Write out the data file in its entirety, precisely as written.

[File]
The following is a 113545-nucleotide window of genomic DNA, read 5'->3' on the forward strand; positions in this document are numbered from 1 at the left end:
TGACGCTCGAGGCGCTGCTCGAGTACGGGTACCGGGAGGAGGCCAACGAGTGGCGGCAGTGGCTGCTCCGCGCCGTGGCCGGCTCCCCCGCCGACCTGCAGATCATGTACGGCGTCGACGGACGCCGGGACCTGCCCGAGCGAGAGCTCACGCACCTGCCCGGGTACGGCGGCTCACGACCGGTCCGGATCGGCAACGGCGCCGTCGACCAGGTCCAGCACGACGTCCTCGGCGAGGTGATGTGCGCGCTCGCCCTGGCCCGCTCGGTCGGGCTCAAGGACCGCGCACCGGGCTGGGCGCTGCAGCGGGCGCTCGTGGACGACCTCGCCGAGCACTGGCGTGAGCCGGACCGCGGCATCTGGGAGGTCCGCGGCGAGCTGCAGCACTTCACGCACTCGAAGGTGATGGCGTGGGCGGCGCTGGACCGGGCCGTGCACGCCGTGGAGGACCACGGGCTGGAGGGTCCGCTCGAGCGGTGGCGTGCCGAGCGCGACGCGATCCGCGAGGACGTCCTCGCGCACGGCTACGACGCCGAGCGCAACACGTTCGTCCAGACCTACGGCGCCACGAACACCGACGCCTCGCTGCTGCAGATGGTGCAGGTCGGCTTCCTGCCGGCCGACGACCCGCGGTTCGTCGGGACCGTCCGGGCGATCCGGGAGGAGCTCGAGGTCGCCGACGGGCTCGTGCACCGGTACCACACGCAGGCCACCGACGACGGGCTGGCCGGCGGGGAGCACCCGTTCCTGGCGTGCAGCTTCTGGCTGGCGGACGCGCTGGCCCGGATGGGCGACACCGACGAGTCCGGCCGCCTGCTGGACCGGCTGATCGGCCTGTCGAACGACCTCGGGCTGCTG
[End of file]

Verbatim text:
The following is a 113545-nucleotide window of genomic DNA, read 5'->3' on the forward strand; positions in this document are numbered from 1 at the left end:
TGACGCTCGAGGCGCTGCTCGAGTACGGGTACCGGGAGGAGGCCAACGAGTGGCGGCAGTGGCTGCTCCGCGCCGTGGCCGGCTCCCCCGCCGACCTGCAGATCATGTACGGCGTCGACGGACGCCGGGACCTGCCCGAGCGAGAGCTCACGCACCTGCCCGGGTACGGCGGCTCACGACCGGTCCGGATCGGCAACGGCGCCGTCGACCAGGTCCAGCACGACGTCCTCGGCGAGGTGATGTGCGCGCTCGCCCTGGCCCGCTCGGTCGGGCTCAAGGACCGCGCACCGGGCTGGGCGCTGCAGCGGGCGCTCGTGGACGACCTCGCCGAGCACTGGCGTGAGCCGGACCGCGGCATCTGGGAGGTCCGCGGCGAGCTGCAGCACTTCACGCACTCGAAGGTGATGGCGTGGGCGGCGCTGGACCGGGCCGTGCACGCCGTGGAGGACCACGGGCTGGAGGGTCCGCTCGAGCGGTGGCGTGCCGAGCGCGACGCGATCCGCGAGGACGTCCTCGCGCACGGCTACGACGCCGAGCGCAACACGTTCGTCCAGACCTACGGCGCCACGAACACCGACGCCTCGCTGCTGCAGATGGTGCAGGTCGGCTTCCTGCCGGCCGACGACCCGCGGTTCGTCGGGACCGTCCGGGCGATCCGGGAGGAGCTCGAGGTCGCCGACGGGCTCGTGCACCGGTACCACACGCAGGCCACCGACGACGGGCTGGCCGGCGGGGAGCACCCGTTCCTGGCGTGCAGCTTCTGGCTGGCGGACGCGCTGGCCCGGATGGGCGACACCGACGAGTCCGGCCGCCTGCTGGACCGGCTGATCGGCCTGTCGAACGACCTCGGGCTGCTG